AstraZeneca is taking a cue from lupus patients in launching its freshly approved Saphnelo. Actually, not just a cue—the company turned entire chunks of the marketing plan over to them.
The British pharma first turned to patients and advocacy groups 18 months ago to start building a patient support program for the first-in-class systemic lupus therapy.
One key ingredient in the process—and outcome—is diversity. Lupus disproportionately affects Black, Asian and Latino people, so AstraZeneca sought help from those communities to design and now run the program.
Counselors staffing the support platform are trained to be “culturally competent” and include a diverse group of nurses, bilingual speakers and coaches, said Mina Makar, senior VP of respiratory and immunology business at AstraZeneca. The company even sought advice from its own Black and Latino employees, some of whom have lupus, to figure out effective ways to communicate with the patient community.
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On approval day Monday, AstraZeneca’s salesforce was out speaking with physicians, medical affairs teams were getting in touch with thought leaders and market access teams were working with payers. But communicating directly with these patients is even more important, Makar said.
“Over the past several years working in lupus, we’ve found that these patients really see themselves as warriors—and they want to be well-educated and engaged,” Makar said. “The challenge is a lot of times they feel isolated and misunderstood. They don’t feel a lot of people understand what they’re going through.”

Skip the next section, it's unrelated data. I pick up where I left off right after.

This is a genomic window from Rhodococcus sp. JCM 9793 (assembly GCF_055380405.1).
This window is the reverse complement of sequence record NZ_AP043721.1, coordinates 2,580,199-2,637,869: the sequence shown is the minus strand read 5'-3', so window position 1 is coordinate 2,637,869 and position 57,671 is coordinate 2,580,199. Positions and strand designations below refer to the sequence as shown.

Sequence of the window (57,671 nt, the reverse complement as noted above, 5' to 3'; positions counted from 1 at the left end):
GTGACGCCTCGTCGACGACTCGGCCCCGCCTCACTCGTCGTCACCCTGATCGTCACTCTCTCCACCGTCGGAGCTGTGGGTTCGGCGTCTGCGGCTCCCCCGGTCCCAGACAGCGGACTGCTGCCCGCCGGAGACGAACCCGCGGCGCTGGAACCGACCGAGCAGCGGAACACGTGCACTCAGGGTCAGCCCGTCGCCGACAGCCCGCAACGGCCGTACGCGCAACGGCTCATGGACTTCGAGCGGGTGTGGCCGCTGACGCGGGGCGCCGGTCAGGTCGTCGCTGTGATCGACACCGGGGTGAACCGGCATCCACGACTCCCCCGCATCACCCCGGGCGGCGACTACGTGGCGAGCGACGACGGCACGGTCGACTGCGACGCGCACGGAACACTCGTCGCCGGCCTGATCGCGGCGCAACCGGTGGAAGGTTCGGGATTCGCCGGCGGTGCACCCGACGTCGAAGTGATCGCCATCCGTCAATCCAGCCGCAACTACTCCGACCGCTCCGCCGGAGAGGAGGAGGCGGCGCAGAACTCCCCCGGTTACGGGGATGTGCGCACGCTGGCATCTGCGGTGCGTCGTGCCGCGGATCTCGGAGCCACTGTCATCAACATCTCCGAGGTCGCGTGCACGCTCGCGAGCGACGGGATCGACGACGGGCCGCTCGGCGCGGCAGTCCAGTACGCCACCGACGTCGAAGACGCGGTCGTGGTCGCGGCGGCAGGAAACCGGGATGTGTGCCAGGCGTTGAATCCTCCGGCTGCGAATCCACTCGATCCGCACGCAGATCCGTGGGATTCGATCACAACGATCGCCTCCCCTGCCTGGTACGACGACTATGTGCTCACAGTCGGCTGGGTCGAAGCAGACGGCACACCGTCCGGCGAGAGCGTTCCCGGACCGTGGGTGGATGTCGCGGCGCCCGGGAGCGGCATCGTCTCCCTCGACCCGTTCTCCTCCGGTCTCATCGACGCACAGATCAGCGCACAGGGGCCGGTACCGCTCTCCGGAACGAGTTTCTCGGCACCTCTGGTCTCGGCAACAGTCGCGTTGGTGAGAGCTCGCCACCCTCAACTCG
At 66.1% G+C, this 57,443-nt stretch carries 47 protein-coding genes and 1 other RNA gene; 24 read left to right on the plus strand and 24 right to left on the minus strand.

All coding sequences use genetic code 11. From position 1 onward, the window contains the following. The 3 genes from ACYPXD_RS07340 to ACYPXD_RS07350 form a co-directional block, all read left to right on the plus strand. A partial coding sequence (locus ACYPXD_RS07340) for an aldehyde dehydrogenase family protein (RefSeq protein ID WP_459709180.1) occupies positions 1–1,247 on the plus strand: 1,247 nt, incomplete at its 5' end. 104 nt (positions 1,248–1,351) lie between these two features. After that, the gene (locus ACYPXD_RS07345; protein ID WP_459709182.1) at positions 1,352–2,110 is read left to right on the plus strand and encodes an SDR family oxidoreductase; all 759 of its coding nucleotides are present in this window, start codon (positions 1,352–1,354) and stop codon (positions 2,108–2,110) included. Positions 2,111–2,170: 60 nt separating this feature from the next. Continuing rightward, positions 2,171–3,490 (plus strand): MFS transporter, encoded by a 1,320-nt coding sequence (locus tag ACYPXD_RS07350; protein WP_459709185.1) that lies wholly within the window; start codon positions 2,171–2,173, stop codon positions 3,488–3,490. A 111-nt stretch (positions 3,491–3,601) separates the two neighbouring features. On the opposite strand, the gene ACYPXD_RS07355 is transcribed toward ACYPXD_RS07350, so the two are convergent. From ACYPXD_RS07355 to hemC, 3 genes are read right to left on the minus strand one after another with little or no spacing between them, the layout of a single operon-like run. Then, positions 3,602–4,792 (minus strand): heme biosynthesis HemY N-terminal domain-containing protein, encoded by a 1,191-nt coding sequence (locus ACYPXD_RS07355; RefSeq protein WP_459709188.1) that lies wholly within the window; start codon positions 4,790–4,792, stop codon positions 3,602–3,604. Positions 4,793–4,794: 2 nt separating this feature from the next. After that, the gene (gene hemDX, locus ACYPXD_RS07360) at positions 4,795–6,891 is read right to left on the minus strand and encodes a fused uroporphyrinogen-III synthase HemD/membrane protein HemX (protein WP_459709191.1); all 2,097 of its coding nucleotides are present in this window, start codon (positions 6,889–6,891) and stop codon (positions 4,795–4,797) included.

To further get the word out to patients, AstraZeneca is partnering with several of them—starting Tuesday, with three women who talk about their lupus diagnosis and experience on the pharma’s blog AZ&You.
Margo, Ingrid and Sheraya will share their stories online for the public, but the three also worked behind the scenes on internal AstraZeneca programs to help employees better understand lupus patients’ experiences. Ingrid was also one of the patients who helped design the patient support program.
AZ’s launch for Saphnelo, the first new lupus drug in 10 years, is a chance to go to market not only as a new option, but a completely different one.
The current systemic lupus erythematosus treatment leader, GlaxoSmithKline’s Benlysta, inhibits B-cell activating factor, while Saphnelo is a type I interferon receptor antagonist.
AstraZeneca messaging for Saphnelo keys in on its role in blocking excessive interferon—present in up to 80% of patients—to stake its claim as an expansive alternative.
“Lupus is a really heterogenous disease. Every patient is different, whether from a diversity perspective, an age perspective, the organ that is impacted or the level of severity,” Makar said.
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With Saphnelo as the first-in-class type 1 interferon blocker, AstraZeneca is pressing the point that no matter how different patients are, the drug works broadly across most cases.
Although Benlysta was first approved in 2011, newer indications for a self-injectable version in 2017 and a second indication in lupus nephritis in December now have it on track to reach blockbuster status this year. It notched $545 million in sales, and a whopping 30% growth, for the first six months of 2021.
AstraZeneca believes Saphnelo has blockbuster potential as well—and plenty of room in the market for both drugs. Fewer than one-third of the estimated 300,000 U.S. lupus patients is on a biologic, Makar said.
“It’s not just about Saphnelo, it’s about how do we raise awareness that these lives are really challenged, there are better therapies and we need to be diagnosing patients earlier,” he said.